Over the weekend, I purchased a large 24 oz bottle of Manischewitz Gefilte Fish in jellied broth (6 pieces for $5) and a single dry piece of gefilte fish ($1.20) from the kosher deli section of my local Wegman’s. I was thrilled that everyone I met that day wanted to add in their 2 cents about gefilte fish - the older gentleman in line whose ears perked up when he heard me ask about the gefilte fish (“good stuff!”, he exclaimed), the young man behind the deli counter who marveled about fish balls being sold in a jar (he asked me to show him the bottled version in my cart for proof), and even our friendly cashier (who remarked that she’d never seen someone buy such a small quantity of deli gefilte fish; she herself prefers the bottled version served with lots of “cover-up” condiments, such as red chrain).
Since I couldn’t find any bottled red chrain I just made my own version using horseradish, beets, vinegar and sugar blitzed in my mini food processor for a few seconds. I was now ready to have my first taste of gefilte fish. I started with the Manischewitz Gefilte Fish in jellied broth. When I opened the bottle, the intense smell threw me off a bit, but the taste was actually milder than I expected, slightly fishy but not offensive (the flavor reminds me of canned dark meat tuna or sardines). Horseradish was the perfect accompaniment, masking some of the strong flavor. Perhaps the blend of fish used in this variety (carp, mullet, whitefish and pike) and the fact it was bottled in jellied broth (made with fish bones) resulted in a fishier tasting product. Carp has a reputation for tasting muddy if the dark flesh (or “mud vein”) is not removed. Next time I’ll be sure to look for an “all whitefish” variety which probably has a milder taste.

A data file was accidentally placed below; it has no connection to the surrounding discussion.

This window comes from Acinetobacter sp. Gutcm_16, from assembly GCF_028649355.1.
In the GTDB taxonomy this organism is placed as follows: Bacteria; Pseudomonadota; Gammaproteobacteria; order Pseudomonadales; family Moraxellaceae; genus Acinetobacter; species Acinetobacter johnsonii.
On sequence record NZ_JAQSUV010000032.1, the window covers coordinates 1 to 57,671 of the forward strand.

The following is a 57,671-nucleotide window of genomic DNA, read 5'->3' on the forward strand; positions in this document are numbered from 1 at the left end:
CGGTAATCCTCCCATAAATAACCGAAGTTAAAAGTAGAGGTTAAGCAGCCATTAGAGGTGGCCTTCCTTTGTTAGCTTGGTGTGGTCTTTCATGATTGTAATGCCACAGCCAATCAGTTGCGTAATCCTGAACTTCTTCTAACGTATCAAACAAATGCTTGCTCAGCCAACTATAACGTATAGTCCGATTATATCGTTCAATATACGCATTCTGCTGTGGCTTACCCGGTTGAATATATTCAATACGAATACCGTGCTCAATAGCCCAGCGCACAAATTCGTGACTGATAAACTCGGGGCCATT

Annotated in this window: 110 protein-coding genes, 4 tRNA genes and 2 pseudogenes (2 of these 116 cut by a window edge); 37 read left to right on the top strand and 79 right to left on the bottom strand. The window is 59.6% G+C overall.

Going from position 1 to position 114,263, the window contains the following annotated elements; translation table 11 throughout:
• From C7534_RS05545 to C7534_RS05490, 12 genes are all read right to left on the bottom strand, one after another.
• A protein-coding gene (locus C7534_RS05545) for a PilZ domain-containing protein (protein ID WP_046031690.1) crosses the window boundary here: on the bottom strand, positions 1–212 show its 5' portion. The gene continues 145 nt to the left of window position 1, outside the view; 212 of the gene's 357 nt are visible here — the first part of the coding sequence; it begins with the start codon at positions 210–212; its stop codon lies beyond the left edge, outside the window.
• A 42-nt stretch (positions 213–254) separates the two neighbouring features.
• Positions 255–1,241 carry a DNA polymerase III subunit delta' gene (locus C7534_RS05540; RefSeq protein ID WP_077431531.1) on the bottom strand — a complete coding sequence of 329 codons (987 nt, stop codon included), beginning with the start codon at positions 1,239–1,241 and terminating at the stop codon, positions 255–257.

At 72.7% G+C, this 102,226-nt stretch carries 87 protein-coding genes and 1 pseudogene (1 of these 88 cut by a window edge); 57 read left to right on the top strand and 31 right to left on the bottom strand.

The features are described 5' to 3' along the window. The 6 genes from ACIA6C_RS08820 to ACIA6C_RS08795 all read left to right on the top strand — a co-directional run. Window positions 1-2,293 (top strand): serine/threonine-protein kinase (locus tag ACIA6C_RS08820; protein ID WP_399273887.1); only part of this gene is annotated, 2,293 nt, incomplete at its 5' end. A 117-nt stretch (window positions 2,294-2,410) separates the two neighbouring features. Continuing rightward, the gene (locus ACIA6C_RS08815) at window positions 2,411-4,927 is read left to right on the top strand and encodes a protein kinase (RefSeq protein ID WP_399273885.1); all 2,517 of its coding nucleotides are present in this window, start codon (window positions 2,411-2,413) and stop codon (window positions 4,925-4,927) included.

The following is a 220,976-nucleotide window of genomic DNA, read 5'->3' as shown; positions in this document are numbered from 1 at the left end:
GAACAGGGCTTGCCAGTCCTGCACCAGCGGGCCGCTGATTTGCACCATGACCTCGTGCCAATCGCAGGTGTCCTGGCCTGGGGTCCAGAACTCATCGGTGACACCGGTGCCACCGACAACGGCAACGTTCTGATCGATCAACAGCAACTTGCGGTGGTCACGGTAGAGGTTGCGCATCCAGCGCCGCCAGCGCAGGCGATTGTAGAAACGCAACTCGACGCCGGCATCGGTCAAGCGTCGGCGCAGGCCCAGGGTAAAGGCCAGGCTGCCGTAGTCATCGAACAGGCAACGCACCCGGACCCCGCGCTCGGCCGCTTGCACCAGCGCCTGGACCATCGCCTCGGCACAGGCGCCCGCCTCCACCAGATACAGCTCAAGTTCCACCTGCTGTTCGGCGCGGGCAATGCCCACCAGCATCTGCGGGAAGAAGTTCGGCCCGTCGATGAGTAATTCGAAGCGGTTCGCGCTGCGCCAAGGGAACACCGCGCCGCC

The Wegman’s gefilte fish, made with a combination of whitefish and mullet, was much lighter in color (almost white) and tasted very mild and surprisingly sweet. Jews of Polish or German descent like their gefilte fish on the sweet side. But I definitely prefer my fish savory.
You won't see me rushing out to buy either version again soon, but I’m totally open to trying more gefilte fish in the future. With all the commercial varieties and recipes available today, I’m bound to like something somewhere. (Readers – leave me a comment below with your favorite brand/variety or recipe).